For those people who take up a somewhat active lifestyle, trying to find a mobile phone that suits your needs may not be all that easy. From the top of my head, I can only count a handful of handset models that you or I would take trekking, climb cliff faces with, or just simply take out to the beach or park without having to worry about it getting knocked around or possibly damaging it.
Nokia was one of these manufacturers who came out with a model to satisfy such a need, with the 5210. It was truly something unique at the time, although there are many of us that may just favour the traditional mobile phone design.
And now, with the 5100, Nokia brings its updated set of features and functionality to people who would like some level of durability from their mobile phones. Its design is somewhat provocative, and again is not a handset for the masses. However, after having used it for a while, there’s no denying that the 5100 certainly offers something unique from the rest! :)
The Nokia 5100 can be considered as a major upgrade for those users who are currently using the 5210, or even other brand models that possess some levels of durability and protection. It is the first model in its class to come with a colour screen, to support tri-band compatibility (GSM 900/1800/1900), and being capable of sending and receiving multimedia messages (MMS).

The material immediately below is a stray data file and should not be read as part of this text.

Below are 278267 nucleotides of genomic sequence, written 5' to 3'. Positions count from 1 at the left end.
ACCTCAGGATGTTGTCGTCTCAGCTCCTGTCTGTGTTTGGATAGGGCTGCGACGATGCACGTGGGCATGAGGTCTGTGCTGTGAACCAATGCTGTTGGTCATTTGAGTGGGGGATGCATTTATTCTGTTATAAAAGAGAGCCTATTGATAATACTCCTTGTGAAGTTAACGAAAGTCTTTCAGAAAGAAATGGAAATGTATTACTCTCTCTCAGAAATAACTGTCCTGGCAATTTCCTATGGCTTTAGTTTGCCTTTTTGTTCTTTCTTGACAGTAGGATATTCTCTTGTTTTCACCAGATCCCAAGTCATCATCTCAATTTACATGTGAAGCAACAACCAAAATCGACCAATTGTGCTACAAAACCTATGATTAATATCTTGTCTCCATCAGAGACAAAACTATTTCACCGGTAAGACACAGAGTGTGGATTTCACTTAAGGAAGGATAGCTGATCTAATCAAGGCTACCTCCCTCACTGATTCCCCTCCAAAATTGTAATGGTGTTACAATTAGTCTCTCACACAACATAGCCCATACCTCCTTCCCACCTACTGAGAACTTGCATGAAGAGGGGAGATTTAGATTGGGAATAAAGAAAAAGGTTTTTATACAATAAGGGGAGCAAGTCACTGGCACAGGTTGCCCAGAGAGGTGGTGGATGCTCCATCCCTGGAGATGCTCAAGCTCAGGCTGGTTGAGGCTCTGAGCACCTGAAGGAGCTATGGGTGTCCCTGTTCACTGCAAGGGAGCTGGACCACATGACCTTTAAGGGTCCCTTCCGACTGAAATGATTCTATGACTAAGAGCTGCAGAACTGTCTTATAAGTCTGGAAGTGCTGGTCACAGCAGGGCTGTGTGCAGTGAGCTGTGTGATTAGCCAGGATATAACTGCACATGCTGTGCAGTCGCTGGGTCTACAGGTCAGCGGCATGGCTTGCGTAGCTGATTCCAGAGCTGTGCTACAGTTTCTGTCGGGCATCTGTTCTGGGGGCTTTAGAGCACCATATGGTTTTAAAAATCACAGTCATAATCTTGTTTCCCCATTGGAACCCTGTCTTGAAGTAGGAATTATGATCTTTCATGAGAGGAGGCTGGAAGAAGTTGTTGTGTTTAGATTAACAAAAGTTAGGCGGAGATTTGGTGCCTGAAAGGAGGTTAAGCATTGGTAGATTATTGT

Based very much on some of the other recent Nokia models with colour screens, the 5100 provides a very similar feature set - including support GPRS data connectivity, the ability to link up the phone with other PC devices via either data cable or infrared (IR), handsfree speakerphone feature, and possibly attaching a variety of accessories to the handset (such as a camera). This is, of course, in addition to the above features.
You know… at the beginning when I first saw the 5100 on the Nokia web site, I was like going “what’s that?!” I could not really accept how such a design actually made it to market - even the 7210 wasn’t as unbelievable, especially when they showed off the pastel blue and orange colours which made it even more challenging to accept.
But over time, I actually found the design to be quite interesting and certainly provocative enough for me to show off to people and hear what they have to say about it. “Fresh” and “striking” would be the word I would use to describe the 5100’s overall design, especially when you consider the keypad area. However, most people didn’t seem to share such sentiments… :)